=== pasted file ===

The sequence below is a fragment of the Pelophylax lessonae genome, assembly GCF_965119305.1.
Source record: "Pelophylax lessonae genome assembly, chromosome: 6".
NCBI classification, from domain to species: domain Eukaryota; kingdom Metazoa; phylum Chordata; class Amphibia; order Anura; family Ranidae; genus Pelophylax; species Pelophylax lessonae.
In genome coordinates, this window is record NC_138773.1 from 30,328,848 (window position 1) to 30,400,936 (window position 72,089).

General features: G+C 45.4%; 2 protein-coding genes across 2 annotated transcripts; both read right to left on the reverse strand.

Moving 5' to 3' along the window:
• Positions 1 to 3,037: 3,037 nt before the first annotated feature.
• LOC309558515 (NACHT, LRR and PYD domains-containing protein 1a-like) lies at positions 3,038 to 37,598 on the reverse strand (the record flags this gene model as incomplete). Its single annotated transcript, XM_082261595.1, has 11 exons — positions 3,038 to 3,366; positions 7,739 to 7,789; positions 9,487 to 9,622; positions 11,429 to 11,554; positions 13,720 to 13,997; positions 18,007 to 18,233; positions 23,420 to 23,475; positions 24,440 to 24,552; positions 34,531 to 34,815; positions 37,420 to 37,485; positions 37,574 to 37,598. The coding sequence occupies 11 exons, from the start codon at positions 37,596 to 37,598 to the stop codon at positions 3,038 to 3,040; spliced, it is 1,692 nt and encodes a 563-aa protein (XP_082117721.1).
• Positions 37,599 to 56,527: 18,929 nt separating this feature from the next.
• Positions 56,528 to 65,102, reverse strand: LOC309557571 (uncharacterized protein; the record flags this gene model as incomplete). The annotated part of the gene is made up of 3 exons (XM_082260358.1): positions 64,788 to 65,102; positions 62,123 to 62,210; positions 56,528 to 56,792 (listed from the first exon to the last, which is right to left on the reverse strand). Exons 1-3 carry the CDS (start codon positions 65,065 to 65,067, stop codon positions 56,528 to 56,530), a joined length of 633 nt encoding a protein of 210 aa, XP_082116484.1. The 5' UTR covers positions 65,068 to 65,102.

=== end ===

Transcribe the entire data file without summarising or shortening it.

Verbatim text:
The sequence below is a fragment of the Pelophylax lessonae genome, assembly GCF_965119305.1.
Source record: "Pelophylax lessonae genome assembly, chromosome: 6".
NCBI classification, from domain to species: domain Eukaryota; kingdom Metazoa; phylum Chordata; class Amphibia; order Anura; family Ranidae; genus Pelophylax; species Pelophylax lessonae.
In genome coordinates, this window is record NC_138773.1 from 30,328,848 (window position 1) to 30,400,936 (window position 72,089).

General features: G+C 45.4%; 2 protein-coding genes across 2 annotated transcripts; both read right to left on the reverse strand.

Moving 5' to 3' along the window:
• Positions 1 to 3,037: 3,037 nt before the first annotated feature.
• LOC309558515 (NACHT, LRR and PYD domains-containing protein 1a-like) lies at positions 3,038 to 37,598 on the reverse strand (the record flags this gene model as incomplete). Its single annotated transcript, XM_082261595.1, has 11 exons — positions 3,038 to 3,366; positions 7,739 to 7,789; positions 9,487 to 9,622; positions 11,429 to 11,554; positions 13,720 to 13,997; positions 18,007 to 18,233; positions 23,420 to 23,475; positions 24,440 to 24,552; positions 34,531 to 34,815; positions 37,420 to 37,485; positions 37,574 to 37,598. The coding sequence occupies 11 exons, from the start codon at positions 37,596 to 37,598 to the stop codon at positions 3,038 to 3,040; spliced, it is 1,692 nt and encodes a 563-aa protein (XP_082117721.1).
• Positions 37,599 to 56,527: 18,929 nt separating this feature from the next.
• Positions 56,528 to 65,102, reverse strand: LOC309557571 (uncharacterized protein; the record flags this gene model as incomplete). The annotated part of the gene is made up of 3 exons (XM_082260358.1): positions 64,788 to 65,102; positions 62,123 to 62,210; positions 56,528 to 56,792 (listed from the first exon to the last, which is right to left on the reverse strand). Exons 1-3 carry the CDS (start codon positions 65,065 to 65,067, stop codon positions 56,528 to 56,530), a joined length of 633 nt encoding a protein of 210 aa, XP_082116484.1. The 5' UTR covers positions 65,068 to 65,102.